Securities markets trade on public information. Hiring decisions, and assessments by boards, are not.

And yes, CEOs quit for greener pastures, if the opportunities are out there. If not, they empire build and goose their pay that way, or sell out to a PE firm. CEO comp is coercive.
   6151. snapper (history's 42nd greatest monster) Posted: April 29, 2013 at 04:44 PM (#4428453)
They won't. Unless you raise the gift tax to the same level as the inheritance tax, they will just give the kids the money while they are still alive and pay the tax then. Even if you do increase the tax to the same level, and keep the exemption where it is right now, at $10,000 per year I believe (for each giver, thus a husband and wife can give $20K combined), the kids will build up quite a nice nest egg. If the parents do that for 30 years, the kids will have ~$3 mil each. Plus, nothing to stop the parents from buying a massive life insurance policy, unless you change the law there too.

Yup, all true.
   6152. Rickey! trades in sheep and threats Posted: April 29, 2013 at 04:46 PM (#4428458)
This is the difficulty with CEO pay. Snapper et al are right that, mostly, exec comp is rent seeking and cronyish, but a good CEO - say, the top 20% - is worth every penny paid and probably more.


I'd like to see this in some sort of earnings percentage report. Otherwise, I think it's mostly assertion.
   6153. snapper (history's 42nd greatest monster) Posted: April 29, 2013 at 04:47 PM (#4428460)
Securities markets trade on public information. Hiring decisions, and assessments by boards, are not.

But if only 20% of CEOs are worth their obscene pay or more, then those assessments and decisions aren't worth a bucket of warm spit.
   6154. snapper (history's 42nd greatest monster) Posted: April 29, 2013 at 04:48 PM (#4428462)
I'd like to see this in some sort of earnings percentage report. Otherwise, I think it's mostly assertion.

Even granting him that, if 80% are worth much, much less, it's a total indictment of the system.
   6155. The Id of SugarBear Blanks Posted: April 29, 2013 at 04:48 PM (#4428463)
Is there a single CEO who would quit if they "only" made $3-5M p.a. instead of $30-50M? Where are they gonna go? Since the market can't distinguish the good ones from the bad ones, why not just cut all their pay?

Bingo.

The answer to these questions is almost never purely no, but I'd bet the answer to this one is very close to no: Has a CEO ever jumped from one Fortune 1000 company to another for more money? I can't remember one of them ever going to "free agency" or doing that kind of jump.
   6156. 'zop sympathizes with the wrong ####### people Posted: April 29, 2013 at 04:48 PM (#4428464)
I'd like to see this in some sort of earnings percentage report. Otherwise, I think it's mostly assertion.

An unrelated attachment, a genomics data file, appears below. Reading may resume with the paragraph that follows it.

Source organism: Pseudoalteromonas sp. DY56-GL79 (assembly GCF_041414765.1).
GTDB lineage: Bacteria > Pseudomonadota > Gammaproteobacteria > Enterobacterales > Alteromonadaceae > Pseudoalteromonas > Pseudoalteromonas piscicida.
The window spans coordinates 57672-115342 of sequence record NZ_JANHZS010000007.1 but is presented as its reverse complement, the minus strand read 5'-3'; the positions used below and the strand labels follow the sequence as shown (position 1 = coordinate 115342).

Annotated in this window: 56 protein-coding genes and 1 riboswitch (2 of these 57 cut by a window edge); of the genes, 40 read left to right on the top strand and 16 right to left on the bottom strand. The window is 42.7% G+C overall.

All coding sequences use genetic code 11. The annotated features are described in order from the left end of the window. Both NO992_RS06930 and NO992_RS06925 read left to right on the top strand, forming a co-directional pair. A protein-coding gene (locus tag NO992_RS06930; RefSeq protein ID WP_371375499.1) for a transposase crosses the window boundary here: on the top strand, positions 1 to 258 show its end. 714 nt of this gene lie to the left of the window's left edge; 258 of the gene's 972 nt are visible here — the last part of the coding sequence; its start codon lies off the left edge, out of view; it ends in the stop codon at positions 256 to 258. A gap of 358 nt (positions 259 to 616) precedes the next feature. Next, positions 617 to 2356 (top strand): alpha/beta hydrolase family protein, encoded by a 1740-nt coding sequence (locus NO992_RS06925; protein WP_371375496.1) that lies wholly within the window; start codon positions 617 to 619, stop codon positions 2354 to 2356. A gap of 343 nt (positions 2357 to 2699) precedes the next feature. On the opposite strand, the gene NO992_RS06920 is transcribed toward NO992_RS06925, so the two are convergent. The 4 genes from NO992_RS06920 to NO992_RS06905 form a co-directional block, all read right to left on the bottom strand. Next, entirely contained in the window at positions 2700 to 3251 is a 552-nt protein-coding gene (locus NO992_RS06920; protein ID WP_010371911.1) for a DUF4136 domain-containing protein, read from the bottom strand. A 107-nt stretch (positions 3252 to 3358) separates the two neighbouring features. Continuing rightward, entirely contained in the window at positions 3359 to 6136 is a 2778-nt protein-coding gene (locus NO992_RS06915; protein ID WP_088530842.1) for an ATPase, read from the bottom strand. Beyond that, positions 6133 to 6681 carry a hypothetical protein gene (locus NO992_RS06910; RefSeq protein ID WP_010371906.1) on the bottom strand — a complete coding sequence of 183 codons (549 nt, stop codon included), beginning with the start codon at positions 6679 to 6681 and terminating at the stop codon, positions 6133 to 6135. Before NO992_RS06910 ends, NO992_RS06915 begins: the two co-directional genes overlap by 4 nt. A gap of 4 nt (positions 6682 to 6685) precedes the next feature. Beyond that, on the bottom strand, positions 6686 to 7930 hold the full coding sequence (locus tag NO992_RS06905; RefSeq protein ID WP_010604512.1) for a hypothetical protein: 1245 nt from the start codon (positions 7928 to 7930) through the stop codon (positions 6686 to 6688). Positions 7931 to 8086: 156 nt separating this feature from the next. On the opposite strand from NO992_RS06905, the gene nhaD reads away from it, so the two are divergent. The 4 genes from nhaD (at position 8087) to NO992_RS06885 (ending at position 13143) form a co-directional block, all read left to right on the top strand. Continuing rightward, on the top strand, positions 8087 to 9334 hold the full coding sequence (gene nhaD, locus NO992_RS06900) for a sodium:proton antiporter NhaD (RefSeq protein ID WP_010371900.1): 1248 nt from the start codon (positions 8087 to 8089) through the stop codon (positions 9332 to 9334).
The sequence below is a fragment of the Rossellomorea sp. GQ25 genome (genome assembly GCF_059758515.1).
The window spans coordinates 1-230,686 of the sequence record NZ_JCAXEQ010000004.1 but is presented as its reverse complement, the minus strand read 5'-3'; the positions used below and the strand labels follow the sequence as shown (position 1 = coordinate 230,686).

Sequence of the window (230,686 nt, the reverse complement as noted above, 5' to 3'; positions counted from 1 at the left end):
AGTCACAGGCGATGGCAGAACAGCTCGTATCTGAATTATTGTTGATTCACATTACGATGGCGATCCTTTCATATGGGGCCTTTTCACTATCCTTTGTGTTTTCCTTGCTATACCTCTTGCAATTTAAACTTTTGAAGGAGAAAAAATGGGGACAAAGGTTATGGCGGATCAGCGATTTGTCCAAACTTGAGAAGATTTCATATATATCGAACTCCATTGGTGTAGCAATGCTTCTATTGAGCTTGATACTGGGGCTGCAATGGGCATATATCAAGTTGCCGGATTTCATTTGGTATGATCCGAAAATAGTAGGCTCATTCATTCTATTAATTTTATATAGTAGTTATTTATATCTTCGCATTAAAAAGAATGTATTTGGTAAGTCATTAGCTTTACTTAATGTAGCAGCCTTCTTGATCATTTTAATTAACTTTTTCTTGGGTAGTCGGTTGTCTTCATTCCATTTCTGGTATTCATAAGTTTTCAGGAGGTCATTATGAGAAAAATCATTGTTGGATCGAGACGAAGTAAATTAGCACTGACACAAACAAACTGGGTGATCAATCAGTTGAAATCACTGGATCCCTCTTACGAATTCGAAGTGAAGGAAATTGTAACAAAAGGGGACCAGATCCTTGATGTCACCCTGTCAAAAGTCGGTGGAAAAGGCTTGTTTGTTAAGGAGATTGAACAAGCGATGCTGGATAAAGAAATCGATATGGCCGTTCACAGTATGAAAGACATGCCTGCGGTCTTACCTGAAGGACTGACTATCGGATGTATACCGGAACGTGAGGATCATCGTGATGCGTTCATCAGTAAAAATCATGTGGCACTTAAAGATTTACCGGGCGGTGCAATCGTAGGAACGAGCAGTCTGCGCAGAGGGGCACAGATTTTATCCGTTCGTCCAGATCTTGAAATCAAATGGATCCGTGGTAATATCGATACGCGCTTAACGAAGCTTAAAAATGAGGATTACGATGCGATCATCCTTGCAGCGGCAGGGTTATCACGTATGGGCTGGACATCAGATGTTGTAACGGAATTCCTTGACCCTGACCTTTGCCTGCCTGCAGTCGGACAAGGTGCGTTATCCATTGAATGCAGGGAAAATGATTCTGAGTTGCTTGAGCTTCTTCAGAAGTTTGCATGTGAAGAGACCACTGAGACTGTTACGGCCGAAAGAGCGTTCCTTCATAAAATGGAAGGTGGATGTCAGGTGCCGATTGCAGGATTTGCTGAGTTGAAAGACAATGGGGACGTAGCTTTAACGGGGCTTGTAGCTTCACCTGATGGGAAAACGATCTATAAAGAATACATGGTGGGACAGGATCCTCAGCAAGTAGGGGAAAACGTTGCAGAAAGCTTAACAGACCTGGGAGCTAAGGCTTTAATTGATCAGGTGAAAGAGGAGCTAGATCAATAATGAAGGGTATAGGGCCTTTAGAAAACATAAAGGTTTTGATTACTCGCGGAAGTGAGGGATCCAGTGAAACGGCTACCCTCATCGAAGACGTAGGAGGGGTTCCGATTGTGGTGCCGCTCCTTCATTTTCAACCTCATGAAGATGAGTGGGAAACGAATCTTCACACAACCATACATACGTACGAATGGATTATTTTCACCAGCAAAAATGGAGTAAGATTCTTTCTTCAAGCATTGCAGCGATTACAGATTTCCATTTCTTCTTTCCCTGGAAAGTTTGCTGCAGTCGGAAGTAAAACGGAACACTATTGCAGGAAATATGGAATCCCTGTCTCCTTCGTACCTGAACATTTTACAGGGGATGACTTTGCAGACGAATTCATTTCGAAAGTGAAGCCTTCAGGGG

Because earnings is a good benchmark of CEO quality. You can't futz with earnings at all, no sir.
   6157. The Id of SugarBear Blanks Posted: April 29, 2013 at 04:48 PM (#4428465)
He's obviously gone now, but Steve Jobs performed.

Jobs was a founder.
   6158. Joe Kehoskie Posted: April 29, 2013 at 04:49 PM (#4428466)
Steve Jobs is a massive outlier to trend. And he was always so.

As I admitted, but that doesn't change the fact that he performed. I have no problem saying that most CEOs are overpaid and/or amass too much wealth, but that's not remotely the same thing as saying "the world would be no worse off" if guys like Jobs, Gates, Walton, et al., "had been strangled in their cribs." Snapper threw the baby out with the bath water.

***
No, because if the cap is $1M before a confiscatory estate tax, not only are the CEOs going to the golf course at 50, but all their EVPs, SVPs, MDs and VPs are going too.

At which number does this change? $2M? $5M?

At anything beyond about $2M, you're ensuring the continuation of the aristocracy class you seek to eliminate.

There's no executive worth $50M.

There's probably no non-entreprenuerial executive worth $50M, but guys like Jobs and Gates and Ford (adjusting for current dollars) certainly were. Regardless, if we're talking about reducing or eliminating the aristocracy class, especially among heirs, it doesn't matter whether the money was earned or unearned by the person who amassed the wealth. All that matters is that the wealth exists, and is being passed down to subsequent generations.
   6159. Rennie's Tenet Posted: April 29, 2013 at 04:49 PM (#4428467)
a white silk scarf, black leather pants and mirrored sunglasses


This is overdressed?
   6160. Rickey! trades in sheep and threats Posted: April 29, 2013 at 04:53 PM (#4428472)
This is overdressed?


For Sparta, yes.
   6161. 'zop sympathizes with the wrong ####### people Posted: April 29, 2013 at 04:53 PM (#4428473)